A DERMATOLOGIST has said that bathing in tap water could be bad for your skin.
Dr Lin suggested that ‘hard water can disrupt the skin barrier and cause dryness by depleting the skin of its natural oils’[/caption]
The subject is a hot topic on TikTok with many videos suggesting there may be a link between hard water and skin conditions such as eczema, acne and psoriasis.
Normal tap water that most people use to wash in and drink every day contains metals such as zinc, copper, iron, calcium and magnesium, all of which are needed in certain levels to maintain a healthy body.
However, hard water has higher concentration of minerals, particularly calcium and magnesium.
Speaking to Newsweek Dr Gloria Lin, a board-certified dermatologist with the Schweiger Dermatology Group in New York, said that hard water “can disrupt the skin barrier and cause dryness by depleting the skin of its natural oils.”
She also adds that the minerals in hard water “can bind to surfactants found in soaps and cleansers that make it harder to remove from the skin, leaving a residue behind and resulting in clogged pores.”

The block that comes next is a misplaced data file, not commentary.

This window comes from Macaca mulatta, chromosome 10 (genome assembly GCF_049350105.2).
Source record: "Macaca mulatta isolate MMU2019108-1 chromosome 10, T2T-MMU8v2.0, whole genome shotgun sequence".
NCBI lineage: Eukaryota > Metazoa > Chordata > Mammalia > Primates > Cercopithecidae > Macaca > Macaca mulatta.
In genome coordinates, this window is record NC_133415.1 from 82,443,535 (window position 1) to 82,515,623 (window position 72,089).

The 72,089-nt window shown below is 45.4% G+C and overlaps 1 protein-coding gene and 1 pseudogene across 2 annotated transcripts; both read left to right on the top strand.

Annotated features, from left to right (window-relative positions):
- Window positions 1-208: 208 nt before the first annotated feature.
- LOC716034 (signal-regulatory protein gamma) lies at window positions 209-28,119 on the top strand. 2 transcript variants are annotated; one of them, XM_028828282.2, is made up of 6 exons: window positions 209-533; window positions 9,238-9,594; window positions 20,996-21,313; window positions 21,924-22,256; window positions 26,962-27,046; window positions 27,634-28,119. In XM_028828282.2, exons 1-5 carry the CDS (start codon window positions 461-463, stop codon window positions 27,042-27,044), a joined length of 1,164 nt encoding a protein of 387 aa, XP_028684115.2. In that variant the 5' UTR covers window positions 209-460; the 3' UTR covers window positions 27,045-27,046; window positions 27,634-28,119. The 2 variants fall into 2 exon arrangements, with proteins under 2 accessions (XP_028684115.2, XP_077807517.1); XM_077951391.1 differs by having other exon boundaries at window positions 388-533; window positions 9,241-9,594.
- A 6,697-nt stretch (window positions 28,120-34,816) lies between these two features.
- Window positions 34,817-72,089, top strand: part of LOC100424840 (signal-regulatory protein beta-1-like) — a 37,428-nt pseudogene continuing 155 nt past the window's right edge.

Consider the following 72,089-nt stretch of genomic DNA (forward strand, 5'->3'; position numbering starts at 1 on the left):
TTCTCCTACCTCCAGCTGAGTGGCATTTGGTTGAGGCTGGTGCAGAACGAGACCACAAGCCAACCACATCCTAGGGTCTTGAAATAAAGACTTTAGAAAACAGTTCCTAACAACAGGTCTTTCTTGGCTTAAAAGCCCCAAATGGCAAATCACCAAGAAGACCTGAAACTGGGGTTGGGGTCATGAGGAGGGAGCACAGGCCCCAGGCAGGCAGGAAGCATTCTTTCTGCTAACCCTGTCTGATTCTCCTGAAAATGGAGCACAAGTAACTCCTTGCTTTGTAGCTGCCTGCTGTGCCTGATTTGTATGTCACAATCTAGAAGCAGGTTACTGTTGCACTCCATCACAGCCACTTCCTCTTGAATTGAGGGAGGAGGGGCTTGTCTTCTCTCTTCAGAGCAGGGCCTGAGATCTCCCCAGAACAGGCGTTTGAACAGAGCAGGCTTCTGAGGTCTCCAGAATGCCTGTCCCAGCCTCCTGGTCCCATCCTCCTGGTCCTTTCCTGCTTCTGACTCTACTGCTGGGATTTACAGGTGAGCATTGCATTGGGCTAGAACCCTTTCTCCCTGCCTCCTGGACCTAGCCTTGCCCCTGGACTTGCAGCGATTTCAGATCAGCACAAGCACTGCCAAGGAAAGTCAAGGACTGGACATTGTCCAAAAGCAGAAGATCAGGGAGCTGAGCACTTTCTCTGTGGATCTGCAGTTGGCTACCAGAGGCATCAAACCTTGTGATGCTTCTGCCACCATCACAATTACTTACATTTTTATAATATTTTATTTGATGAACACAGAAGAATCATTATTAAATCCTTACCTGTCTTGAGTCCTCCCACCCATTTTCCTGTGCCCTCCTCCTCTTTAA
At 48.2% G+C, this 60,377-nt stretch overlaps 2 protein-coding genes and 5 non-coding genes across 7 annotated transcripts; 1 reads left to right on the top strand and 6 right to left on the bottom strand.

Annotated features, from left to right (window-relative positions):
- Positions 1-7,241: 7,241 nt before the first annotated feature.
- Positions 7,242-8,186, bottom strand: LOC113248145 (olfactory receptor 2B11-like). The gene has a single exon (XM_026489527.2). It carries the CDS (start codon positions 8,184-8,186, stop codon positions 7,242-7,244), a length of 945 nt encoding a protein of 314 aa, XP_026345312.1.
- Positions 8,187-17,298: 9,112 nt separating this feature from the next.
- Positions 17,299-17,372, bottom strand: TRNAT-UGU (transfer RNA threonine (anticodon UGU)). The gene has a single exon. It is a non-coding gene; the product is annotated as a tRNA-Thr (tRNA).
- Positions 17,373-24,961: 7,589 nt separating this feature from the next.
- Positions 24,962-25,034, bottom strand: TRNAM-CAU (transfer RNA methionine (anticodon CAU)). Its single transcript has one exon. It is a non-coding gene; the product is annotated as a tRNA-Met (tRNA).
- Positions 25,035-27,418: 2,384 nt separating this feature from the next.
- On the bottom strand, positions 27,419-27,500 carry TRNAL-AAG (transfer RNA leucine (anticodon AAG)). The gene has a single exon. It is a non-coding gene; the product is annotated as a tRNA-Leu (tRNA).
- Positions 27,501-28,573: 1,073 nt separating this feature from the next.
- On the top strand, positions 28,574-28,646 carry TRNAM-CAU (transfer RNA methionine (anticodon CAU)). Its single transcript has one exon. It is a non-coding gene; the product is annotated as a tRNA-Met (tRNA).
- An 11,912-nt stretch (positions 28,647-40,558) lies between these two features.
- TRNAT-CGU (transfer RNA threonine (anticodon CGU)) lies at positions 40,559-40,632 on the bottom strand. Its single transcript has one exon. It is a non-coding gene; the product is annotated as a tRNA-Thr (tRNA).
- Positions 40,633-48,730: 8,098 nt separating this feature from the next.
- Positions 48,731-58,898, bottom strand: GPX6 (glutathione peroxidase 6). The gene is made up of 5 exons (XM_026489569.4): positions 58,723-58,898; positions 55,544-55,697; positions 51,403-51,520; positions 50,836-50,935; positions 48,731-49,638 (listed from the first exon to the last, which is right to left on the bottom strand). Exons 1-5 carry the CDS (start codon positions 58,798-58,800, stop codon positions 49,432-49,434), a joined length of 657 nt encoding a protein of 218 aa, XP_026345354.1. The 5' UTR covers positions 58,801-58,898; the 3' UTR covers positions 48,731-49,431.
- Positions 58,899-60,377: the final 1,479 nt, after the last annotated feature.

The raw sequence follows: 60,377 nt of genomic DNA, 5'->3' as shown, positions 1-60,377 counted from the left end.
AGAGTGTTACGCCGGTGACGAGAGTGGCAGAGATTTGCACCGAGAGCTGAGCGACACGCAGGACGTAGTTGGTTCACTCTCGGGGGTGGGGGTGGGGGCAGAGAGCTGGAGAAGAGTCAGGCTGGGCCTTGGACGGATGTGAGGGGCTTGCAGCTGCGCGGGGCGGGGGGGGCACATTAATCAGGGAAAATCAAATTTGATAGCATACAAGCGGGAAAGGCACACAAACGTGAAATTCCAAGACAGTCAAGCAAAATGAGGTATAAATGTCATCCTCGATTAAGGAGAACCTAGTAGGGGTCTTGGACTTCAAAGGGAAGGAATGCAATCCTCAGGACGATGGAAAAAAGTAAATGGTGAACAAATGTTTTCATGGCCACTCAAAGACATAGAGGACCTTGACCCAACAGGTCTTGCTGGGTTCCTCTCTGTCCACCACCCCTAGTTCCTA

These things combined can be more problematic for those with more sensitive skin conditions.
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In recent years the beauty industry has been raising awareness of what is known as the “skin microbiome” which is the layer of living organisms on your face and body that needs to be kept in balance.
Lin said: “Maintaining a healthy skin microbiome is an important emerging field of research.
“Unfiltered water may disturb the natural balance of skin flora, exacerbating conditions such as acne, eczema and dermatitis.”
The dermatologist adds that hair can also be negatively affected by unfiltered water too, “causing it to lose its natural shine and become dry and brittle.”
She suggested that depending on your location, quality of tap water and skin type, it might be beneficial to drink and wash in filtered water.
Lin said: “Those who are concerned about potential aging due to free radicals can also consider filtration because the effects for this would be more long term and not necessarily seen on a day-to-day basis.”
She also drew attention to a study on the connection between hard water and eczema by Dr Zarif Jabbar-Lopez, a dermatologist based in London.
Jabbar-Lopez and colleagues are investigating the use of water softeners to help prevent eczema in newborns.
However, Lin says that “If you haven’t experienced any significant side effects with the unfiltered water, then it may not be necessary to filter it.”